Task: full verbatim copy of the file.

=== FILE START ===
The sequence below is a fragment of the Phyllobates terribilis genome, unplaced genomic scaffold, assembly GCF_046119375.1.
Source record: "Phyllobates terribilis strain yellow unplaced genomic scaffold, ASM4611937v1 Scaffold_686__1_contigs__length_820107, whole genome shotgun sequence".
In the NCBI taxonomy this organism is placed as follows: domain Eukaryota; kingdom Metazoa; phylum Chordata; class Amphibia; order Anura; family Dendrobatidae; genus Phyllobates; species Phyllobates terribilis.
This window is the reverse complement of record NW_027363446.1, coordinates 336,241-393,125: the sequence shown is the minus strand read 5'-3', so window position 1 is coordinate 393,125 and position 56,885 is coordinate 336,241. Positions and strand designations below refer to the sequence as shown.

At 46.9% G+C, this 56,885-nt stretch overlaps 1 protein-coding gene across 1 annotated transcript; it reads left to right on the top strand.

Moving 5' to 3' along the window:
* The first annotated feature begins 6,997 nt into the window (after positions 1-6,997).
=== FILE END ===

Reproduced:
The sequence below is a fragment of the Phyllobates terribilis genome, unplaced genomic scaffold, assembly GCF_046119375.1.
Source record: "Phyllobates terribilis strain yellow unplaced genomic scaffold, ASM4611937v1 Scaffold_686__1_contigs__length_820107, whole genome shotgun sequence".
In the NCBI taxonomy this organism is placed as follows: domain Eukaryota; kingdom Metazoa; phylum Chordata; class Amphibia; order Anura; family Dendrobatidae; genus Phyllobates; species Phyllobates terribilis.
This window is the reverse complement of record NW_027363446.1, coordinates 336,241-393,125: the sequence shown is the minus strand read 5'-3', so window position 1 is coordinate 393,125 and position 56,885 is coordinate 336,241. Positions and strand designations below refer to the sequence as shown.

At 46.9% G+C, this 56,885-nt stretch overlaps 1 protein-coding gene across 1 annotated transcript; it reads left to right on the top strand.

Moving 5' to 3' along the window:
* The first annotated feature begins 6,997 nt into the window (after positions 1-6,997).